However, he had a lot to think about. First of all, he hadn't been aware of the fact that his blood type was so difficult to find a right match. In fact, in the end the doctors decided to give him O, a universal donor. It uncomfortably reminded Sam of a voice he'd heard just after the accident. "Cross-match blood," indeed.
Secondly, and somehow more importantly, there was the Doctor. Sam wasn't sure how he felt about him. He didn't know him – and yet he did, better than anyone else. He would trust him with his life – well, he had, actually – but felt uncomfortable letting him out of his sight. If he wanted to be honest, he wasn't actually afraid of what the Doctor could do, but the thought of him disappearing was too much to bear.
He wanted to run away, because he couldn't stand it if the Doctor ran first.
His feelings ranged from hate to love, but at both ends, were full of need; Sam didn't think it was possible to forget somebody who made him feel like this, but clearly he had, hadn't he?
He shouldn't be thinking about him that much. He only consciously saw him three times, after all. He was obsessed with him already. He didn't really mind. Nothing made much sense in his life recently, anyway.
Gene drove him home, made sure to remind him how much of a Nancy he was for getting hurt in the first place, and then indulged in some pretty innovative threats concerning Sam's scrotum should he approach the station during his leave.
"Rest, Dorothy," Gene said in the end and left.
Sam went to the kitchenette in order to make some tea.
When he returned to his tiny room again he was startled to see the Doctor leaning against his door.
"Well, not the best lock I've ever seen, that." The Doctor shrugged. "Anyway, I only came to check on you. Old medical equipment and so on."
"Yeah," Sam smiled. "I'm okay. Still don't feel pain. Thanks. By the way, do you know what my blood group is?"
"Yup. As for short transfusion, any Rh negative would suffice. Oh, and – take something for pain before you sleep; it may return in the night."
Sam nodded once. AB minus it was, then, should he ever need this piece of information again. He didn't want to think about the fact that the Doctor didn't exactly formulate a straightforward answer. "Would do" is hardly a full confirmation.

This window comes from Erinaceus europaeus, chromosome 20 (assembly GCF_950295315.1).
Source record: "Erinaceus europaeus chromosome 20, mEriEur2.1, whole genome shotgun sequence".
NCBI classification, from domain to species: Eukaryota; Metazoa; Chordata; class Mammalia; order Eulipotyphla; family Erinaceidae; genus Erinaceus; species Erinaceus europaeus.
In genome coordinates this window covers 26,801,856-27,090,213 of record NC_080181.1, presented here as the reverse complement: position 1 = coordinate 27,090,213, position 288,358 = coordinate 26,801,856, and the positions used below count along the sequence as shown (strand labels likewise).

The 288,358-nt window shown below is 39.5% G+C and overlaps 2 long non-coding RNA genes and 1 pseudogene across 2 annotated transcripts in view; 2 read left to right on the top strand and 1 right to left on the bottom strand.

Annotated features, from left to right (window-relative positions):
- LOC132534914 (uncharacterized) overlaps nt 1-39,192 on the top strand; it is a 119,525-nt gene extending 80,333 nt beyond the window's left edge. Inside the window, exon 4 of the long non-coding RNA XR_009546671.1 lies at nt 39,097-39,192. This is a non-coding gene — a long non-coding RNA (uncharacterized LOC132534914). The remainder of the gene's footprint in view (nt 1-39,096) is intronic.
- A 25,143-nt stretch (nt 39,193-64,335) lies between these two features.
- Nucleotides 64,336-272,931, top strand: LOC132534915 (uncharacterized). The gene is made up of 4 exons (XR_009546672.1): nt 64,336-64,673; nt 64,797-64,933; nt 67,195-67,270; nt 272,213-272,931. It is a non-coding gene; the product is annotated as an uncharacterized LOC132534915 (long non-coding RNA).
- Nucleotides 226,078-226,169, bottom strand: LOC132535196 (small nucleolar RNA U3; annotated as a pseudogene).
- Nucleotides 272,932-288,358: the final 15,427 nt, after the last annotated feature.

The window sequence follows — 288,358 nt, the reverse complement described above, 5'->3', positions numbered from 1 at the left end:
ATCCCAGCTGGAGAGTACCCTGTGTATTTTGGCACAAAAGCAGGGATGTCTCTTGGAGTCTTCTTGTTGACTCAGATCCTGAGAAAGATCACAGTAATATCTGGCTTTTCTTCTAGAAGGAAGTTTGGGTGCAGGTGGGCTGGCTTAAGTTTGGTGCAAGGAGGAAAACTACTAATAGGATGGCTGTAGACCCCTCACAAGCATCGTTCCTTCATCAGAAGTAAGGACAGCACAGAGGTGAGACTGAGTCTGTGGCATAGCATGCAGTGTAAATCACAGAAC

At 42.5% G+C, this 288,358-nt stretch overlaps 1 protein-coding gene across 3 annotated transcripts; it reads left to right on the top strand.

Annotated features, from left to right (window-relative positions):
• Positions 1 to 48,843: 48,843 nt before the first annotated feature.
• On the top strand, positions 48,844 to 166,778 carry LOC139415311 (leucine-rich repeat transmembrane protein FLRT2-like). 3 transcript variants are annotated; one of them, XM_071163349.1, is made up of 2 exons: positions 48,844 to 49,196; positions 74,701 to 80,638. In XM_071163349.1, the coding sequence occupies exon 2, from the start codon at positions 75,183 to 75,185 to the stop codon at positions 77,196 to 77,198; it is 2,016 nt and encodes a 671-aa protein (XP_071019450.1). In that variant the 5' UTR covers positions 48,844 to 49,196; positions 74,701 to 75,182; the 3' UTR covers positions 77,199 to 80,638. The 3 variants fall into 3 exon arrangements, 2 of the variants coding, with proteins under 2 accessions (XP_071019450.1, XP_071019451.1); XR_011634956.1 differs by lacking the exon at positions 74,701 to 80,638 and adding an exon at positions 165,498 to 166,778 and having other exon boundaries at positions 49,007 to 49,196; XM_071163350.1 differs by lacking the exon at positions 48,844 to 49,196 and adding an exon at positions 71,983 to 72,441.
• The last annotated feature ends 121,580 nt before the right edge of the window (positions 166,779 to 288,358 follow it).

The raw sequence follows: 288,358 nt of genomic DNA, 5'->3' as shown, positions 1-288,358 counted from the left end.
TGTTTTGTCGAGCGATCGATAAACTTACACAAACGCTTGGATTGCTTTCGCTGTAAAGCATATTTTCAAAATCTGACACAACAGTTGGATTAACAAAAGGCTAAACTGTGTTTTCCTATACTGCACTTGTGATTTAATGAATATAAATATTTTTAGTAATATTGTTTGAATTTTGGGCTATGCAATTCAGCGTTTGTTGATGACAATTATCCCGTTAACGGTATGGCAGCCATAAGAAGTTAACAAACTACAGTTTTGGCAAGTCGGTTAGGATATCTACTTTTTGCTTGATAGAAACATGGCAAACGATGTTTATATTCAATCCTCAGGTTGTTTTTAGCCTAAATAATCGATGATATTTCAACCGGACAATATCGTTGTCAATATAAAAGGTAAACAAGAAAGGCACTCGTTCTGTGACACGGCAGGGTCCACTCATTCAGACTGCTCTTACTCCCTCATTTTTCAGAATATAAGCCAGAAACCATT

"Um, so, do you want some tea?"
"Yes, but sit down, Mister Got-stabbed-in-my-own-police-station. I'm perfectly capable of boiling the water, me. I promise not to blow anything up."
Sam wanted to protest, but the Doctor was already in the kitchen, and why the hell does he always move with such grace with those long limbs?
Sam shook his head. No time for thoughts like that, he reminded himself. It was still 1973, even if the Doctor didn't seem to live in that particular era. Or any era, come to think of it, however crazy the thought was. Sam knew that they weren't both mad - to quote the Doctor, not in this way, but...
He reallyshould stop thinking so much. He sat on his tiny bed, holding his cup of tea, and delighting in its warmth. The Doctor joined him soon after, sitting in the armchair.
"So," he said.
"You're a time-traveller," Sam stated. Cold facts; certainly not his emotions, and most certainly, not trying to make sense out of his situation because if he tried to, he would have to admit how ridiculous it was.
"Quite obvious, that one."
"Can you take me home?"
"And where or when would that be?" The Doctor raised his eyebrows, but there was no malice or sarcasm in his voice. Sam blinked a few times.
"You know me," he said.
"Already told you that."
"Yeah. You did," Sam agreed, recalling standing on a top of a cliff, looking down at the uncountable rockets.
The Doctor didn't look at him when he started talking.
"I probably shouldn't be doing this, and you're injured right now, but then again, I've never been good at doing what I should, just remember the Aca... Anyway! What do you remember, Sam?"